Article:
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This interview is taken from PN Review 213, Volume 40 Number 1, September - October 2013.

In Conversation with Sujata Bhatt Helen Tookey
helen tookey: From your first book onwards (Brunizem, 1988), you have built your mother tongue, Gujarati (and sometimes other Indian languages), into your otherwise English poems, so that although there's a persistent theme of exile and reminiscence, the poems are never merely nostalgic but always enact the kinds of betweenness and 'foreignness' you want to talk about. Did you start with a conscious decision to use Indian languages in this way in your writing? It also means that for readers or listeners who don't know those Indian languages, the poems take on visual and auditory dimensions beyond ordinary 'understanding'.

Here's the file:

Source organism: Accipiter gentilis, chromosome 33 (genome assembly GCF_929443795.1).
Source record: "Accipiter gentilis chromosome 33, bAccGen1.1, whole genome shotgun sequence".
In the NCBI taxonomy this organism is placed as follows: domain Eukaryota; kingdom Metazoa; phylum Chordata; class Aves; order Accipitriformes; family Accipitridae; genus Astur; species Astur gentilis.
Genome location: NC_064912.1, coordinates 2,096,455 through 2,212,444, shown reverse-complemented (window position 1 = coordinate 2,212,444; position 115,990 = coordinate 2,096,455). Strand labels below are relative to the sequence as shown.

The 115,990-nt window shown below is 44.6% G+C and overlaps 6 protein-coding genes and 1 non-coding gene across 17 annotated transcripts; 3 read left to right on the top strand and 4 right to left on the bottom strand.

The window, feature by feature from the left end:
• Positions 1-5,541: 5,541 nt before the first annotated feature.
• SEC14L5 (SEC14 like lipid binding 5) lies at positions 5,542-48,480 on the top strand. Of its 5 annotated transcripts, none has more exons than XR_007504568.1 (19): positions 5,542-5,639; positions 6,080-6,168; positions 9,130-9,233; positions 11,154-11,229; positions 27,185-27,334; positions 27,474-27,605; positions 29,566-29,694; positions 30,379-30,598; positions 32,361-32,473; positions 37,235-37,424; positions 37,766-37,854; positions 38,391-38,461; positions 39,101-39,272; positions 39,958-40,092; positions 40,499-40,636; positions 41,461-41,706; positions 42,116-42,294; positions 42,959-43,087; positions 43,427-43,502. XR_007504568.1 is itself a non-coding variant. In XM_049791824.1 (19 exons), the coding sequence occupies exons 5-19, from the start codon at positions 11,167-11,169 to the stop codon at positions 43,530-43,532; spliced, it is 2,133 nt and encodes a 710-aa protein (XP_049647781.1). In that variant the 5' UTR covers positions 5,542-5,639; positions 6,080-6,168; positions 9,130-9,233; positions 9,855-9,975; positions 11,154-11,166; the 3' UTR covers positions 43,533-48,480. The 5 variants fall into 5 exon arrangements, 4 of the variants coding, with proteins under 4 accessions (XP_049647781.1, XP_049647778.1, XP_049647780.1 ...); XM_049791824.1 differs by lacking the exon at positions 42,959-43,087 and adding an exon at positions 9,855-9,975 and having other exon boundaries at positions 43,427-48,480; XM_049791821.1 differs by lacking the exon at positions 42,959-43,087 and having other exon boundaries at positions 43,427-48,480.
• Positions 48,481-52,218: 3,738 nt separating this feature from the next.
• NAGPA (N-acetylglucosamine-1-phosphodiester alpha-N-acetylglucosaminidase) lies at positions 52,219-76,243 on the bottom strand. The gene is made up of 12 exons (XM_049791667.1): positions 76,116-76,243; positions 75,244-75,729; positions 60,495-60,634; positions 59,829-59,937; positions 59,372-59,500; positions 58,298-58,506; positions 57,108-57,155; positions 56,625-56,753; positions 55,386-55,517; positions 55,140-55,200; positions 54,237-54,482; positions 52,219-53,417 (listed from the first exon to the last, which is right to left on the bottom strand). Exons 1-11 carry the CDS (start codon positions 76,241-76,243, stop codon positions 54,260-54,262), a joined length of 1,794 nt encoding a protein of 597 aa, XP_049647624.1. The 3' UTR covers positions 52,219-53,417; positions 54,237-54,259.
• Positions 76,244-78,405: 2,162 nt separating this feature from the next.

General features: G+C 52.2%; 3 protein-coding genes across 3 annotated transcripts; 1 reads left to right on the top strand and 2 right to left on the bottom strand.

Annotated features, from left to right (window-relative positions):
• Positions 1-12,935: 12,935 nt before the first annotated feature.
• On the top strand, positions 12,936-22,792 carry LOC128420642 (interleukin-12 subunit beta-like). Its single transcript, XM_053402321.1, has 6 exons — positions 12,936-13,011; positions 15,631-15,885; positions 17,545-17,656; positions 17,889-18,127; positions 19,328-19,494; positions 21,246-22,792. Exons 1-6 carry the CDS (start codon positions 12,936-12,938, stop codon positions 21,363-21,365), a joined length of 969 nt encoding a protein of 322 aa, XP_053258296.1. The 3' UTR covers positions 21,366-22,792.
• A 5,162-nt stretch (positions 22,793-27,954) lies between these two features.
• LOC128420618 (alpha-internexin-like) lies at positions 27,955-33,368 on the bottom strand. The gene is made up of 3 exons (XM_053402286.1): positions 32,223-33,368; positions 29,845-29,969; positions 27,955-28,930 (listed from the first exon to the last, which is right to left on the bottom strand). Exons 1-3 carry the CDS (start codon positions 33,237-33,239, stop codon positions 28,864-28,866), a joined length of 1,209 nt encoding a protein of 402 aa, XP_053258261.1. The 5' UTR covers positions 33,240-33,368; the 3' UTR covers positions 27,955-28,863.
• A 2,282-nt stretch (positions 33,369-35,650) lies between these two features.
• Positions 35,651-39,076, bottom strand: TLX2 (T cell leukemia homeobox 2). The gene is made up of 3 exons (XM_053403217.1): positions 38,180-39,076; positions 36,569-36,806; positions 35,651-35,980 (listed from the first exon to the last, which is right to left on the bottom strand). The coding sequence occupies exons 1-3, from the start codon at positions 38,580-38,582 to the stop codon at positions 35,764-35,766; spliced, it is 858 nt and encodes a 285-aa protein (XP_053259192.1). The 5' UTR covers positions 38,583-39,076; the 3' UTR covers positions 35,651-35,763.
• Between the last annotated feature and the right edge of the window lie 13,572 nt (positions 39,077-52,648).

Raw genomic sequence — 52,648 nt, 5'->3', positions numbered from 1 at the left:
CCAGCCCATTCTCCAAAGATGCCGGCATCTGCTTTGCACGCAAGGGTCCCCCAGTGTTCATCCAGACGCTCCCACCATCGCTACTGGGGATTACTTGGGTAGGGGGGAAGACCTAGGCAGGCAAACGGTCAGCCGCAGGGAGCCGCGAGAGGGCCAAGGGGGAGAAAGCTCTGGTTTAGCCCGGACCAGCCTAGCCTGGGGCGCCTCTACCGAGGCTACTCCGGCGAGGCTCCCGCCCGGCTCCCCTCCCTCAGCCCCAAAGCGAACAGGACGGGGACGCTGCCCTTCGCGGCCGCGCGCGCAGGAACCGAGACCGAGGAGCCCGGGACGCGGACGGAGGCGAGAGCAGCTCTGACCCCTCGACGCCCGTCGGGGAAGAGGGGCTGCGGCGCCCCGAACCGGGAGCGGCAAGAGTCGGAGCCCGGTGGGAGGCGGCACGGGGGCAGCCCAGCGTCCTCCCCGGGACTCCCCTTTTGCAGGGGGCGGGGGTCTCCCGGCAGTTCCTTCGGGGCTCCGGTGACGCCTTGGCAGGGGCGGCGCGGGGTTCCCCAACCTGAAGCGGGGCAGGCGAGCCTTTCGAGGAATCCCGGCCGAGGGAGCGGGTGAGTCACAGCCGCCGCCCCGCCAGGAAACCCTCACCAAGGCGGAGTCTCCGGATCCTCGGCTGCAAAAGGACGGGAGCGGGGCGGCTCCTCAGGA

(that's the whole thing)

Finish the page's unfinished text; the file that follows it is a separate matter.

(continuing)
sujata bhatt: Yes, ideally I would like the non-Gujarati-speaking readers or listeners of such multilingual poems to experience the in-betweenness and 'foreignness' of what I experience. I would like those readers and listeners to accept the Indian languages in a positive way, as an experience beyond understanding, as you phrase it. It is not my intention to alienate or to exclude any of my readers or listeners. To some extent, what I am presenting in my work is indeed an enactment of my thought processes. These multilingual poems grew out of my desire to voice and share some of my deepest thought patterns.

I had started using Gujarati words and lines in some of my otherwise English poems and stories when I was a child, around eight, in India. I had learned English in New Orleans at the age of five, soon ...

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